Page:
${{V}_{i\,j}}\,=\,{{X}_{i\,j}}\,+\,{{\Phi }_{i\,j}}\,({{X}_{i\,j}}\,{{X}_{k\,j}})$ (2)
where, k ≠ j,$\,{{X}_{k\,j}}\,\in \,\,[1,\,B]$, is a randomly selected food source and Φ is a random number within the range [1, 1].
Step2: Calculate the fitness function related to current position and the neighboring position by the Eq. (3):
${{f}_{i}}\,=\,\,\left\{ \begin{align} & \frac{1}{1+{{F}_{i}}}\,\,\,\,\,\,\,\,\,\,\,\,\,\,\,\,\,\,\,\,if\,\,{{F}_{i}}\,\,\ge \,\,0 \\ & 1+\,abs({{F}_{i}})\,\,\,\,\,\,\,\,\,if\,\,{{F}_{i}}\,\,\le \,\,0 \\ \end{align} \right.\,$ (3)
where, F_{i} is calculated by the (7). A higher fitness value represents the better objective function value, so we can reach the optimal thresholds.
Step3: The employed bee shares information about food source fitness with the onlooker bee.
Step4: The onlooker bee selects greedily one source by probability calculated by the Eq. (4) below [22]:
${{p}_{i}}\,=\,\frac{{{f}_{i}}}{\sum\nolimits_{n\,=\,1}^{B}{{{f}_{i}}}}$ (4)
3.2.3 Onlooker bee phase
Similar to the previous phase: The employed bee and the onlooker bee adopt the same strategies to search a new and better food sources.
3.2.4 Scoot bee phase
If a food source is abandoned, the employed bees become scouts and randomly look for an initial food sources. Finally, at the end of each generation, we memorized the best food source so far. The Figure 1 shows the organizational chart of ABC algorithm.
For grayscale images consider only brightness as criterion segmentation is not enough, because two distinct colors can have the same intensity. So, we must find new and more effective criteria to segment an image.
Figure 1. Organizational chart of ABC algorithm
4.1 Conception
Many researchers focused their studies on color information on several computer vision application, where mathematicians proposed a method to convert it to numerical values and represented it on a 3D graph, according to Vandenbroucke.
To segment an image into k regions, we applied ABC algorithm using Otsu’s method on different color spaces. This segmentation methodology consists of five steps, as shown in Figure 2: color space conversation, generation of artificial agents in the image ABC method to select optimum thresholds, image segmentation by classification method, and edge detection. These steps are explained at the following subsections.
4.2 Preprocessing of images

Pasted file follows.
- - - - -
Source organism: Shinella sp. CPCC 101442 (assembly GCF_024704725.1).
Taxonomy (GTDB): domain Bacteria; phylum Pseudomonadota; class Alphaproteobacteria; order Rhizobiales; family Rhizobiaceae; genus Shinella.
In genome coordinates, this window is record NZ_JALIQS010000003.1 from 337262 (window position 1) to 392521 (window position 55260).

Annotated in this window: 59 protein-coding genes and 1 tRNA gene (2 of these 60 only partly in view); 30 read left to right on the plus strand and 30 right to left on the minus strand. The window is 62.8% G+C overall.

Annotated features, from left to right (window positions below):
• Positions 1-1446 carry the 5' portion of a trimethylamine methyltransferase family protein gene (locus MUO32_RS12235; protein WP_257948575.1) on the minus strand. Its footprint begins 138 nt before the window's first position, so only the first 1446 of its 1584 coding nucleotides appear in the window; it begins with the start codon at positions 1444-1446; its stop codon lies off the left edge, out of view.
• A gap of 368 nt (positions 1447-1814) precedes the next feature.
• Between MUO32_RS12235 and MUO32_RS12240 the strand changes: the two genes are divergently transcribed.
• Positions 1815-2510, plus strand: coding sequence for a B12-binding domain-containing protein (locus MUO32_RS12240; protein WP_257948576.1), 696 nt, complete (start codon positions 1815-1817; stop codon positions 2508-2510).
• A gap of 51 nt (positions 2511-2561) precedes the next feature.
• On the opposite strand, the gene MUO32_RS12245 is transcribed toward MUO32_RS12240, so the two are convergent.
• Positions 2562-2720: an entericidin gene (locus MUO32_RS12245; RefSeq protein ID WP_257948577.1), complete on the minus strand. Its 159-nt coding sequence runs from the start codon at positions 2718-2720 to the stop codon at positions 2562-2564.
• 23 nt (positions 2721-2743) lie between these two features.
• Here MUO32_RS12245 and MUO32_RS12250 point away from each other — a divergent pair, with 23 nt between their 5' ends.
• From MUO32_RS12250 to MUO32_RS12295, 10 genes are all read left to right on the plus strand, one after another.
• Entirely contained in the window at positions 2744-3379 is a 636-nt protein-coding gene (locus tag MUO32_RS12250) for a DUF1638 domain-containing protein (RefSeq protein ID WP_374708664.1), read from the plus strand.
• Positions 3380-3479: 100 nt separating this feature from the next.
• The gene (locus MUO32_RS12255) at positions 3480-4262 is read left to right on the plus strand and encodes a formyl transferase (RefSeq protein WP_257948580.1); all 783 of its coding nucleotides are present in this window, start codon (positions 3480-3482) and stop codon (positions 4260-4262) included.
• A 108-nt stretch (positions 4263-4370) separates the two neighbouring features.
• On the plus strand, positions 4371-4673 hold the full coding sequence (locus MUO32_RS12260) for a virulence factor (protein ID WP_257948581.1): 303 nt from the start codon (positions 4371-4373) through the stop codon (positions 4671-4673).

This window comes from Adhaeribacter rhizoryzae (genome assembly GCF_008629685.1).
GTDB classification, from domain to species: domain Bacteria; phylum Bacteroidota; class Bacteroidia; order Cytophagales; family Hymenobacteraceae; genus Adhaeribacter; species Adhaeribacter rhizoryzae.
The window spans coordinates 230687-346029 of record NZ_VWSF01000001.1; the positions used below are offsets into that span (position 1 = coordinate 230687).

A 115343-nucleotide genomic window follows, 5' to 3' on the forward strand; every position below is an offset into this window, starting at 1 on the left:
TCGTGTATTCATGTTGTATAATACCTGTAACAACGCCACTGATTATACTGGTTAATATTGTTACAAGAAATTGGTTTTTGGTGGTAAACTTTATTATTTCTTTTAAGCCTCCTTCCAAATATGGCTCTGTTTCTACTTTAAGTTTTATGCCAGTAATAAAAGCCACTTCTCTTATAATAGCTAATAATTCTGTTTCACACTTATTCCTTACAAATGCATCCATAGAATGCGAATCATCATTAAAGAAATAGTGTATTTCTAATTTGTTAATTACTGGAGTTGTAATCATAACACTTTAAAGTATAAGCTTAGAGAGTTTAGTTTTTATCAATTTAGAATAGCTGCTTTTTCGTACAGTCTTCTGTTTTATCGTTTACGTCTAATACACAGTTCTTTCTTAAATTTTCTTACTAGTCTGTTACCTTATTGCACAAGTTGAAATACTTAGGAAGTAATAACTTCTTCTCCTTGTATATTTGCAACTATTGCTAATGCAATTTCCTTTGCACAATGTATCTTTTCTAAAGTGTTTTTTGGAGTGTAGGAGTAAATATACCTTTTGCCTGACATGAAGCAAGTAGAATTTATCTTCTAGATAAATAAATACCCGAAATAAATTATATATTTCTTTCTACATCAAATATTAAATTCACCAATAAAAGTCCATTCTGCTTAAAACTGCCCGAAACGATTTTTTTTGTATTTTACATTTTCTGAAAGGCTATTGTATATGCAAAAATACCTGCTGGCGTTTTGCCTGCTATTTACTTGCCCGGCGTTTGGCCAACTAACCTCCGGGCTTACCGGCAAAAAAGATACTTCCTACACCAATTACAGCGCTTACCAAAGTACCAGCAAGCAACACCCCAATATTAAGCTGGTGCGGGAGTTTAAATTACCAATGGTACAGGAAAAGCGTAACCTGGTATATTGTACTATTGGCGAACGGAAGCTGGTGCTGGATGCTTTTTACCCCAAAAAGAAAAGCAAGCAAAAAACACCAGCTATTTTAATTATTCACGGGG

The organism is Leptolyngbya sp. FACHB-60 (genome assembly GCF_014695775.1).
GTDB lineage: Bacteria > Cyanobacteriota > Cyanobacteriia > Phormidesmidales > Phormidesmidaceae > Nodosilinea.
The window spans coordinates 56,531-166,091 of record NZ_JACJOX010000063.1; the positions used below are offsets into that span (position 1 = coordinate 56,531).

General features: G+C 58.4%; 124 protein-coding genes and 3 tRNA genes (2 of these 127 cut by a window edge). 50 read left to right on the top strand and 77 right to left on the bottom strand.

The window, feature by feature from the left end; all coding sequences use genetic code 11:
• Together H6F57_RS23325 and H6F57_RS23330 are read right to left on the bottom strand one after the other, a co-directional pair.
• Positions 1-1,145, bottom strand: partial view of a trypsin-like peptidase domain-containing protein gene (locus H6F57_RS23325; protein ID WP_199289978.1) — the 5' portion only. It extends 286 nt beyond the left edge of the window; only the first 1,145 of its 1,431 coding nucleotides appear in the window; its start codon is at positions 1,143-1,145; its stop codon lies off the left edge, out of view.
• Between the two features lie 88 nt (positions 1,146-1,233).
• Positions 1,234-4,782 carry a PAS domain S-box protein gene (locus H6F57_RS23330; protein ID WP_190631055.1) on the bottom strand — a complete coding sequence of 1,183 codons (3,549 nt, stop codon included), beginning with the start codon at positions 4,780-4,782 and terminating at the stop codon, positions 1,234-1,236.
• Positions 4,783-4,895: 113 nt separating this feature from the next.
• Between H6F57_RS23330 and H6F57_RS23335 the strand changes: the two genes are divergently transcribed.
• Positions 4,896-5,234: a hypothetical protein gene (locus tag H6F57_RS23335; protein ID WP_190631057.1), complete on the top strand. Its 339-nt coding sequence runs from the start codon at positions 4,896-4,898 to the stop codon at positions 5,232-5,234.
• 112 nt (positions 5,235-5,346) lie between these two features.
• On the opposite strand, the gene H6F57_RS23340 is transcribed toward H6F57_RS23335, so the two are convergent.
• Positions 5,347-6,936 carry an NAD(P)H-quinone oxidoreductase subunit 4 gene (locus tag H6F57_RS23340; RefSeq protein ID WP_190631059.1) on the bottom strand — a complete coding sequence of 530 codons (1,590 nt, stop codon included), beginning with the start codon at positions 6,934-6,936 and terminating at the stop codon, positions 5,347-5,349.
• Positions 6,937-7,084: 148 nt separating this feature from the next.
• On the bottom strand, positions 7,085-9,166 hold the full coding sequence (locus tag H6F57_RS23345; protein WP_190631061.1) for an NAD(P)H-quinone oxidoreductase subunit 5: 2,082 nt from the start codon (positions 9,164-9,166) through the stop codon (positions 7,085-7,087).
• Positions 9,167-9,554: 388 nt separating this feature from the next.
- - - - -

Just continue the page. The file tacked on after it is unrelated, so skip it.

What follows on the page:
To get rid of the noise in the image, we used a multidimensional filter with Gaussian standard deviation equal to 5. The filter allows to reinforce the similarity between the pixels of the same region and to accentuate the differences from different regions. Firstly, we have to define the environment and its states in which bee colony is living and tries to find a solution, before applying ABC method to image segmentation. So, color space is converted from RGB to one of this color space each time (Lab, YCbCr, HSL).
Color histogram analysis Classes will be constructed by analyzing the color histogram H[I] of the image I.
To do this, histograms of each color space components are created (See an example in Figure 3), which describes the distribution of the pointscolor’s values of each pixel H[I](p) in the image.
Figure 2. Architecture of the proposed methodology
Figure 3. An example of histograms of color components on the three histogram image
4.3 Optimum threshold selection
An artificial bee is coded in three integers from 0 to 255. Hence, the number of optimal thresholds is equal to bee’s number. In order to divide a color set into k homogeneous color clusters, we will take advantages of the two algorithms ABC and multilevel Otsu to propose a hybrid variant. Therefore, ABC method for color clustering is designed as follows:
Multilevel Otsu Algorithm 
(1). Employed bee phase For each solution: • Randomly select a neighbor $x$different from the current solution. • Create a new solution V according to the equation 1. • Compare the fitness function of the two solutions (current and neighboring). • Keep the best. • If$fit(x)>\,fit(v)$, increment the abandon value of this source$'trai{{l}_{i}}'$. (2). Onlooker bee phase For each solution: • Recalculate the fitness function fit(xi). • Calculate its probability $prob\,(xi)=\frac{\sum{fit(xi)}}{fit(xi)}$ • Apply the roulette selection method. • Randomly select a neighbor X_{i} different from the current solution. • Create the new solution V according to the equation 1. • Compare the fitness function of the two solutions (current and neighboring).• Keep the best. • If$fit(x)>\,fit(v)$, increment the abandon value of this resource$'trai{{l}_{i}}'$ (3). Scout bee phase For each solution: • If $trai{{l}_{i}}\,<\,~limit$, create a new solution X_{i}